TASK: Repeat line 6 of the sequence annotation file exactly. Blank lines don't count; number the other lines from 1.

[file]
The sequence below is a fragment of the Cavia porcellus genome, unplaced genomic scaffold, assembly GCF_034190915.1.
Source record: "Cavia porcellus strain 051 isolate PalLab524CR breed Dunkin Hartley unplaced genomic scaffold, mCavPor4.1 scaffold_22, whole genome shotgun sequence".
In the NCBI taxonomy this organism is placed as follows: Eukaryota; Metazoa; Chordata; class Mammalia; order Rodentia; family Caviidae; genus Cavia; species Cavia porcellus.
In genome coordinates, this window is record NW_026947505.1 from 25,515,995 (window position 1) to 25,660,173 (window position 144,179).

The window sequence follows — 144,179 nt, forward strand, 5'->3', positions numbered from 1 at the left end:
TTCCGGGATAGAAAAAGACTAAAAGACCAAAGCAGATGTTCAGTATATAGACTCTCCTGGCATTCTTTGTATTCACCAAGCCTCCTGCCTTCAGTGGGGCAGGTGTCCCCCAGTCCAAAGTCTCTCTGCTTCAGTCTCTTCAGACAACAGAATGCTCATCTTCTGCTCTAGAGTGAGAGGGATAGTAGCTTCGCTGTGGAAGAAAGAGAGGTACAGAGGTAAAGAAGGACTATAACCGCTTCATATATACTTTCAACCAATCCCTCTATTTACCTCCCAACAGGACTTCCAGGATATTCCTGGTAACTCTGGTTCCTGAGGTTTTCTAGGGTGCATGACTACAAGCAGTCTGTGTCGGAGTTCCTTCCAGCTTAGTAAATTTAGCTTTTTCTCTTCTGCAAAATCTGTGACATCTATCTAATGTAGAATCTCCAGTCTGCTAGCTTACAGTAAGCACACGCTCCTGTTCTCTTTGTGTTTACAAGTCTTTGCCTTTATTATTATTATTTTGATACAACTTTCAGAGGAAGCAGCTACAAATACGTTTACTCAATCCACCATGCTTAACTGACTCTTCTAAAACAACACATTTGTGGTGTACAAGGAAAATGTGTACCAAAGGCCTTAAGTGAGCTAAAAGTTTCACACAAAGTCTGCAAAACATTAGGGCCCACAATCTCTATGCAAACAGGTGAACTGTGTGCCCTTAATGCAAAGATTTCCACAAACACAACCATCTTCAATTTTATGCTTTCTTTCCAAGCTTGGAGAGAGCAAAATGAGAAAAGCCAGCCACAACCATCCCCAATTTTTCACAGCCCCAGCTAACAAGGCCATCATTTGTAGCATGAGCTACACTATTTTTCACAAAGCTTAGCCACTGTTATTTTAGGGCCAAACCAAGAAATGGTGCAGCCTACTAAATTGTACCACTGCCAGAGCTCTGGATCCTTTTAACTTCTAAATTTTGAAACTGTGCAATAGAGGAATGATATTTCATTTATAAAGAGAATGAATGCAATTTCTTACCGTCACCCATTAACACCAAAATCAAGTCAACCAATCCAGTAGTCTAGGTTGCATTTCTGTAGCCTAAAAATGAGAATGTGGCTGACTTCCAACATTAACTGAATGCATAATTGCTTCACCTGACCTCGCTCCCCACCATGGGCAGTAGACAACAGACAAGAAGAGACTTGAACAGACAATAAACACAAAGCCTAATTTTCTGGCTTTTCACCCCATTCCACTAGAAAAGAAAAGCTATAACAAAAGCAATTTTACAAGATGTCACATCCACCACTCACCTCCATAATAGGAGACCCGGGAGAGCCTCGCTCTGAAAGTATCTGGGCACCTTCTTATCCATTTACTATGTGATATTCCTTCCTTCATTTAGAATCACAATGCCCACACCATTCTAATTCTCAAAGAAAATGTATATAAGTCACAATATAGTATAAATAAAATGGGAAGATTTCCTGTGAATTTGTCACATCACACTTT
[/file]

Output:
TTCCGGGATAGAAAAAGACTAAAAGACCAAAGCAGATGTTCAGTATATAGACTCTCCTGGCATTCTTTGTATTCACCAAGCCTCCTGCCTTCAGTGGGGCAGGTGTCCCCCAGTCCAAAGTCTCTCTGCTTCAGTCTCTTCAGACAACAGAATGCTCATCTTCTGCTCTAGAGTGAGAGGGATAGTAGCTTCGCTGTGGAAGAAAGAGAGGTACAGAGGTAAAGAAGGACTATAACCGCTTCATATATACTTTCAACCAATCCCTCTATTTACCTCCCAACAGGACTTCCAGGATATTCCTGGTAACTCTGGTTCCTGAGGTTTTCTAGGGTGCATGACTACAAGCAGTCTGTGTCGGAGTTCCTTCCAGCTTAGTAAATTTAGCTTTTTCTCTTCTGCAAAATCTGTGACATCTATCTAATGTAGAATCTCCAGTCTGCTAGCTTACAGTAAGCACACGCTCCTGTTCTCTTTGTGTTTACAAGTCTTTGCCTTTATTATTATTATTTTGATACAACTTTCAGAGGAAGCAGCTACAAATACGTTTACTCAATCCACCATGCTTAACTGACTCTTCTAAAACAACACATTTGTGGTGTACAAGGAAAATGTGTACCAAAGGCCTTAAGTGAGCTAAAAGTTTCACACAAAGTCTGCAAAACATTAGGGCCCACAATCTCTATGCAAACAGGTGAACTGTGTGCCCTTAATGCAAAGATTTCCACAAACACAACCATCTTCAATTTTATGCTTTCTTTCCAAGCTTGGAGAGAGCAAAATGAGAAAAGCCAGCCACAACCATCCCCAATTTTTCACAGCCCCAGCTAACAAGGCCATCATTTGTAGCATGAGCTACACTATTTTTCACAAAGCTTAGCCACTGTTATTTTAGGGCCAAACCAAGAAATGGTGCAGCCTACTAAATTGTACCACTGCCAGAGCTCTGGATCCTTTTAACTTCTAAATTTTGAAACTGTGCAATAGAGGAATGATATTTCATTTATAAAGAGAATGAATGCAATTTCTTACCGTCACCCATTAACACCAAAATCAAGTCAACCAATCCAGTAGTCTAGGTTGCATTTCTGTAGCCTAAAAATGAGAATGTGGCTGACTTCCAACATTAACTGAATGCATAATTGCTTCACCTGACCTCGCTCCCCACCATGGGCAGTAGACAACAGACAAGAAGAGACTTGAACAGACAATAAACACAAAGCCTAATTTTCTGGCTTTTCACCCCATTCCACTAGAAAAGAAAAGCTATAACAAAAGCAATTTTACAAGATGTCACATCCACCACTCACCTCCATAATAGGAGACCCGGGAGAGCCTCGCTCTGAAAGTATCTGGGCACCTTCTTATCCATTTACTATGTGATATTCCTTCCTTCATTTAGAATCACAATGCCCACACCATTCTAATTCTCAAAGAAAATGTATATAAGTCACAATATAGTATAAATAAAATGGGAAGATTTCCTGTGAATTTGTCACATCACACTTT